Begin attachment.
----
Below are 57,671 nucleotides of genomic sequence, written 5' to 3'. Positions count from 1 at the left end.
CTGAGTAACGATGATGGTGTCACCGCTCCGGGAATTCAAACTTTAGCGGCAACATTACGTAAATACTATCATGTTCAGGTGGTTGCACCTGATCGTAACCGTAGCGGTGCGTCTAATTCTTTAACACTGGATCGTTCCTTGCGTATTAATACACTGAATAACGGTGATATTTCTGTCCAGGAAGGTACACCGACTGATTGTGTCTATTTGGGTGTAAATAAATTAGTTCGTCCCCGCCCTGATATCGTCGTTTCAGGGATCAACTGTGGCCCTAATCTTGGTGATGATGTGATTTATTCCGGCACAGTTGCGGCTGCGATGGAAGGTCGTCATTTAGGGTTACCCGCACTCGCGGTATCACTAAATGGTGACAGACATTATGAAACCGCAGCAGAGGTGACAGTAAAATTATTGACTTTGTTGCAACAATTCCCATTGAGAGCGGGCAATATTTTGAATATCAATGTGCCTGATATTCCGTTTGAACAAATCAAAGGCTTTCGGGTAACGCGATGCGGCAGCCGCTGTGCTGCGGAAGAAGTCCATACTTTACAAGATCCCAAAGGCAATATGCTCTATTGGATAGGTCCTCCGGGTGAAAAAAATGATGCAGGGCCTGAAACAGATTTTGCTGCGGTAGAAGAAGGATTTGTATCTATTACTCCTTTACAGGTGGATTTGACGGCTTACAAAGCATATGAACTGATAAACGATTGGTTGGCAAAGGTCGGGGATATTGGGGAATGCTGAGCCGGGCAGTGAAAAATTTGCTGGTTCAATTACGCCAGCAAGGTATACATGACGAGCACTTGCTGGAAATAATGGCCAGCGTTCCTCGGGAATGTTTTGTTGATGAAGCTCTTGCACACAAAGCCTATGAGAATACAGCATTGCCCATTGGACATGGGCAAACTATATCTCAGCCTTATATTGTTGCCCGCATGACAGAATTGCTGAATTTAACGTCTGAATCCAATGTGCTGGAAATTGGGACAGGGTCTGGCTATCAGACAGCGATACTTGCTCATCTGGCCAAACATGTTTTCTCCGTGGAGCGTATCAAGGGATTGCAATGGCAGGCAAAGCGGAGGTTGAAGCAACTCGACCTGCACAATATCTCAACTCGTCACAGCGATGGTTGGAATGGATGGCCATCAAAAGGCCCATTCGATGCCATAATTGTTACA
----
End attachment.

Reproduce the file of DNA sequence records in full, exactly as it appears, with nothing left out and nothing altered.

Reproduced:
Below are 57,671 nucleotides of genomic sequence, written 5' to 3'. Positions count from 1 at the left end.
CTGAGTAACGATGATGGTGTCACCGCTCCGGGAATTCAAACTTTAGCGGCAACATTACGTAAATACTATCATGTTCAGGTGGTTGCACCTGATCGTAACCGTAGCGGTGCGTCTAATTCTTTAACACTGGATCGTTCCTTGCGTATTAATACACTGAATAACGGTGATATTTCTGTCCAGGAAGGTACACCGACTGATTGTGTCTATTTGGGTGTAAATAAATTAGTTCGTCCCCGCCCTGATATCGTCGTTTCAGGGATCAACTGTGGCCCTAATCTTGGTGATGATGTGATTTATTCCGGCACAGTTGCGGCTGCGATGGAAGGTCGTCATTTAGGGTTACCCGCACTCGCGGTATCACTAAATGGTGACAGACATTATGAAACCGCAGCAGAGGTGACAGTAAAATTATTGACTTTGTTGCAACAATTCCCATTGAGAGCGGGCAATATTTTGAATATCAATGTGCCTGATATTCCGTTTGAACAAATCAAAGGCTTTCGGGTAACGCGATGCGGCAGCCGCTGTGCTGCGGAAGAAGTCCATACTTTACAAGATCCCAAAGGCAATATGCTCTATTGGATAGGTCCTCCGGGTGAAAAAAATGATGCAGGGCCTGAAACAGATTTTGCTGCGGTAGAAGAAGGATTTGTATCTATTACTCCTTTACAGGTGGATTTGACGGCTTACAAAGCATATGAACTGATAAACGATTGGTTGGCAAAGGTCGGGGATATTGGGGAATGCTGAGCCGGGCAGTGAAAAATTTGCTGGTTCAATTACGCCAGCAAGGTATACATGACGAGCACTTGCTGGAAATAATGGCCAGCGTTCCTCGGGAATGTTTTGTTGATGAAGCTCTTGCACACAAAGCCTATGAGAATACAGCATTGCCCATTGGACATGGGCAAACTATATCTCAGCCTTATATTGTTGCCCGCATGACAGAATTGCTGAATTTAACGTCTGAATCCAATGTGCTGGAAATTGGGACAGGGTCTGGCTATCAGACAGCGATACTTGCTCATCTGGCCAAACATGTTTTCTCCGTGGAGCGTATCAAGGGATTGCAATGGCAGGCAAAGCGGAGGTTGAAGCAACTCGACCTGCACAATATCTCAACTCGTCACAGCGATGGTTGGAATGGATGGCCATCAAAAGGCCCATTCGATGCCATAATTGTTACA